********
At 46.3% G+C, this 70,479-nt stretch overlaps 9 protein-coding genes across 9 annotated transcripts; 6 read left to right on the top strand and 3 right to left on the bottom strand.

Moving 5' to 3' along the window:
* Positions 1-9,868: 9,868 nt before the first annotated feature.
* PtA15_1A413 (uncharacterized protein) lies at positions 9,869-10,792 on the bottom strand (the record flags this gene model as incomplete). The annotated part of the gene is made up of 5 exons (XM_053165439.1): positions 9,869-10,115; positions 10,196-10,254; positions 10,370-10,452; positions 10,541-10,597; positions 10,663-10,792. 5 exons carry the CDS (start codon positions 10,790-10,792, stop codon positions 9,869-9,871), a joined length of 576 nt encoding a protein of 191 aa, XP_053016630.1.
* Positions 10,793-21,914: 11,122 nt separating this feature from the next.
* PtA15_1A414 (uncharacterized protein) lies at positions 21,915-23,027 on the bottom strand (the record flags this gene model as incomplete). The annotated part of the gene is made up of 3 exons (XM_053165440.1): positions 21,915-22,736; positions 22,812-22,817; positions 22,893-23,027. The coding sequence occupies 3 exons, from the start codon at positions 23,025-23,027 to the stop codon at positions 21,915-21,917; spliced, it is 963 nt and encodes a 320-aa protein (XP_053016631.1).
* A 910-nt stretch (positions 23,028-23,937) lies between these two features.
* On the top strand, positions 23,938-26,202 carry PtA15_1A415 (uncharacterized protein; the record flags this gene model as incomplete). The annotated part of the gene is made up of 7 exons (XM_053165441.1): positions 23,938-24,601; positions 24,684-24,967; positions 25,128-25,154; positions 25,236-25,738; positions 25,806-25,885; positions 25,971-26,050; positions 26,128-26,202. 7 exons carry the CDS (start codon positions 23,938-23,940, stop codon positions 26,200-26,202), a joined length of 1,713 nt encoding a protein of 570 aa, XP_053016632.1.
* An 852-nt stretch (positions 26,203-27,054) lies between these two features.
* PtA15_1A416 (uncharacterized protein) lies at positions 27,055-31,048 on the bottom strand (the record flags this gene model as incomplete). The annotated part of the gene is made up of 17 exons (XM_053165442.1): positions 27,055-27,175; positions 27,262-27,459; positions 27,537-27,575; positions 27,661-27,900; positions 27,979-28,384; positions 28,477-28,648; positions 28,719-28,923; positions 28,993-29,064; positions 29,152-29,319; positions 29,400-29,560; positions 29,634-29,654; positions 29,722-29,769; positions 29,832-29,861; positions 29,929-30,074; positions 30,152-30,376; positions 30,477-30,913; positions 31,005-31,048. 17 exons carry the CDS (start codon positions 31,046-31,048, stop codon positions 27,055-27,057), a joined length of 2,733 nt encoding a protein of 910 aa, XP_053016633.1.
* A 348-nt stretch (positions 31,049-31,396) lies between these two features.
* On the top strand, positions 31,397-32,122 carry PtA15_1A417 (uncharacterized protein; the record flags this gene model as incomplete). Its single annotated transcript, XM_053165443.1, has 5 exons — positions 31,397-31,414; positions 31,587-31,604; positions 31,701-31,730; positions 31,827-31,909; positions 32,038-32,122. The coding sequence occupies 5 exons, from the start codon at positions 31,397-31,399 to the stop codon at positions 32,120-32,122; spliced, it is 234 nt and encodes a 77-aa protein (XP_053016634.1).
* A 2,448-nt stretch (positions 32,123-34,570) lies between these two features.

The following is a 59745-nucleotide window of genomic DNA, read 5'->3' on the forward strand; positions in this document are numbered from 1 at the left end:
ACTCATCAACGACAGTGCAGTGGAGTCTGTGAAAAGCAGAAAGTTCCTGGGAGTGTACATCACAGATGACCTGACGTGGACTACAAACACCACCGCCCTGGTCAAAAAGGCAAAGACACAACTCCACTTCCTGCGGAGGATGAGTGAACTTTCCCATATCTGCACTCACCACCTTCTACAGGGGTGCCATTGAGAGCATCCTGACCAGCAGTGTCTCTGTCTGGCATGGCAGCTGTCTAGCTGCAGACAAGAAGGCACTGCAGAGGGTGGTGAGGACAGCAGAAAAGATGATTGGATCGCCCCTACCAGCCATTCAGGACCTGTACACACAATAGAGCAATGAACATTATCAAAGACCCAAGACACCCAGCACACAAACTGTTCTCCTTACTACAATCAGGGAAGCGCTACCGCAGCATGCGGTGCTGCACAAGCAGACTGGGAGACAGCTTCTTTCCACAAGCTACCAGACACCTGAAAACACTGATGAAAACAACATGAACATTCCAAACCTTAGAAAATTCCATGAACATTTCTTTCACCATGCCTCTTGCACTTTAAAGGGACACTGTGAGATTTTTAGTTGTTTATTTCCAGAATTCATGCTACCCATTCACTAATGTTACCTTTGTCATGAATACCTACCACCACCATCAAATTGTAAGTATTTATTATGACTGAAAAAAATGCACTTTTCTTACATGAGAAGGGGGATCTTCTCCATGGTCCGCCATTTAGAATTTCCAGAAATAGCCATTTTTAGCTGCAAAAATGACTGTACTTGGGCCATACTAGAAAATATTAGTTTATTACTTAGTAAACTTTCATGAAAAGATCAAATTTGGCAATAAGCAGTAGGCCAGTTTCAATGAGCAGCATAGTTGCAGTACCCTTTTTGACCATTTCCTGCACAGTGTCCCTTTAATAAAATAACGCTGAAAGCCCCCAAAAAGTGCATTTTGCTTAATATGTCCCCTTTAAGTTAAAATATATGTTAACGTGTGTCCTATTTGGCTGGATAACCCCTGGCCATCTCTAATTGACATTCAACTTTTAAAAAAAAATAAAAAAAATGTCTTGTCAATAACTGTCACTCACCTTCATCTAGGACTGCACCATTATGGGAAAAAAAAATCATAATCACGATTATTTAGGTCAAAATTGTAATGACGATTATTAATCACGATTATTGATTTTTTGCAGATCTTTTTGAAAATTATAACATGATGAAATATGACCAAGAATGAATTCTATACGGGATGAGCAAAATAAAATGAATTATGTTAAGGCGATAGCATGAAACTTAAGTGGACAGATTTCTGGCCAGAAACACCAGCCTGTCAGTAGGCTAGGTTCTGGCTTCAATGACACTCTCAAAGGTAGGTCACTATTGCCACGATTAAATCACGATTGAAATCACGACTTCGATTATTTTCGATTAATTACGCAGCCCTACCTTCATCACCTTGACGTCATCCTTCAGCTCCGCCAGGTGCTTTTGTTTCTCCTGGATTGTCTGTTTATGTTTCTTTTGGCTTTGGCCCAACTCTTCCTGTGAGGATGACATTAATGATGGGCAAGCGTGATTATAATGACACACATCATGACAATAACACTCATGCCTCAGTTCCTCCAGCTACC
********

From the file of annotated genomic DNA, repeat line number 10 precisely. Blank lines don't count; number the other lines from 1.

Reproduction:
* PtA15_1A416 (uncharacterized protein) lies at positions 27,055-31,048 on the bottom strand (the record flags this gene model as incomplete). The annotated part of the gene is made up of 17 exons (XM_053165442.1): positions 27,055-27,175; positions 27,262-27,459; positions 27,537-27,575; positions 27,661-27,900; positions 27,979-28,384; positions 28,477-28,648; positions 28,719-28,923; positions 28,993-29,064; positions 29,152-29,319; positions 29,400-29,560; positions 29,634-29,654; positions 29,722-29,769; positions 29,832-29,861; positions 29,929-30,074; positions 30,152-30,376; positions 30,477-30,913; positions 31,005-31,048. 17 exons carry the CDS (start codon positions 31,046-31,048, stop codon positions 27,055-27,057), a joined length of 2,733 nt encoding a protein of 910 aa, XP_053016633.1.